EDITORIAL: Xenophobic attacks in S. Africa need firm response from AU

For the last few weeks, news has been dominated by the unrest in Hong Kong following the Government’s move to extradite residents of the former British territory to mainland China for trial.

But the senseless destruction and vandalism seem to have worked as the Government has now announced it was backing off the idea and  now the cameras are turning away.

In London it was all about Prime Minister Boris Johnson and the Brexit mayhem he was unleashing on the House of Commons and things were not going as he wanted, but he remained in the news all the same.

In the Americas, Hurricane Dorian was wreaking havoc on the Bahamas but all eyes were on Florida and other southeastern US states that were in the path of the storm. The main news was that President Trump had cancelled an official trip to Poland to deal with the storm and patiently waited for Dorian while playing golf. At the same time, his vice president was also staying at one of Trump’s other golf resorts in Ireland.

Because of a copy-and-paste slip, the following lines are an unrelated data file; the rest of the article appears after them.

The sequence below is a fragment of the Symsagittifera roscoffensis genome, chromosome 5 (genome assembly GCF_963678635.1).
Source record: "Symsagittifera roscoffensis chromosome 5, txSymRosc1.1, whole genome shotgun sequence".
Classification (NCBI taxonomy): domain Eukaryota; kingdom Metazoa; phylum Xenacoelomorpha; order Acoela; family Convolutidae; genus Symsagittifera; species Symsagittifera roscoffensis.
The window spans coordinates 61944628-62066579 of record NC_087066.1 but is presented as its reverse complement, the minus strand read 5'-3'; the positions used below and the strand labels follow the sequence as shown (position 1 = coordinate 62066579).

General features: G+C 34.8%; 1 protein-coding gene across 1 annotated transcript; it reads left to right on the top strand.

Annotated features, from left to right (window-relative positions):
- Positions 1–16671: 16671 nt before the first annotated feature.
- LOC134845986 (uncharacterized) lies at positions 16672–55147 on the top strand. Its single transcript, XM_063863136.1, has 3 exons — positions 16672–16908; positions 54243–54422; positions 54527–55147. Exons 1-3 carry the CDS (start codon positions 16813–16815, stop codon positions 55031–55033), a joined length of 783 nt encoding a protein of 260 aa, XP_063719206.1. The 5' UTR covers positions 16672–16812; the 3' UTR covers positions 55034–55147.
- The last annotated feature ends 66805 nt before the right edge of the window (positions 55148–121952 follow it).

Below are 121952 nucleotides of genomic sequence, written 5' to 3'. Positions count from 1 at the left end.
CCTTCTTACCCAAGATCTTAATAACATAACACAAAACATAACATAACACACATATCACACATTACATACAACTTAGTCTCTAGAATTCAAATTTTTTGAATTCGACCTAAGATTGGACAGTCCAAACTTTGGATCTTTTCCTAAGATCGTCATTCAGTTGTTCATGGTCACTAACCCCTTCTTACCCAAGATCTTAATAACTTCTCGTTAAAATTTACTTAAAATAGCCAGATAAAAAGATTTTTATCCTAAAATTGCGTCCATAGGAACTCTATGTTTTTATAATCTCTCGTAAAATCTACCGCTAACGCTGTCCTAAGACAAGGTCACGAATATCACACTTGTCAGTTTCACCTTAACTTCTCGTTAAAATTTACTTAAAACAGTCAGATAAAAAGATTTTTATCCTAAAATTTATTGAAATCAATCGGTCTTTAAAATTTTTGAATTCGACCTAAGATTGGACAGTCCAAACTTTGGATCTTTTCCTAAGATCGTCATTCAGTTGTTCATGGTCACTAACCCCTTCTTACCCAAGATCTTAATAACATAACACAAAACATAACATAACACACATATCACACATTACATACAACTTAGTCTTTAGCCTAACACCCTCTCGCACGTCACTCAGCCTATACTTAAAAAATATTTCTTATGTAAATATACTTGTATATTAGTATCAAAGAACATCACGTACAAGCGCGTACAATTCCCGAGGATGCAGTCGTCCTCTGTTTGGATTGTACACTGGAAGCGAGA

There was little about the xenophobic attacks in South Africa that have become a regular feature whenever the country is combatting its internal ghosts.

Could it be that the victims are predominantly black Africans?

The attacks are real cans of worms of serious social trouble; camouflaging endemic inequality and passing the blame on poor foreign immigrants trying to eke out a living is a smokescreen.

The Nigerian or Malawian immigrant is not responsible for lack of social protection for many in the shantytowns. The real culprits are sitting back content that discontent has been directed away from their direction

But what is happening in South Africa is a very serious issue that needs to be addressed beyond the sweet coated speeches and declarations. It is time for the African Union to step in and send a serious message to Pretoria. 

ADVERTISEMENT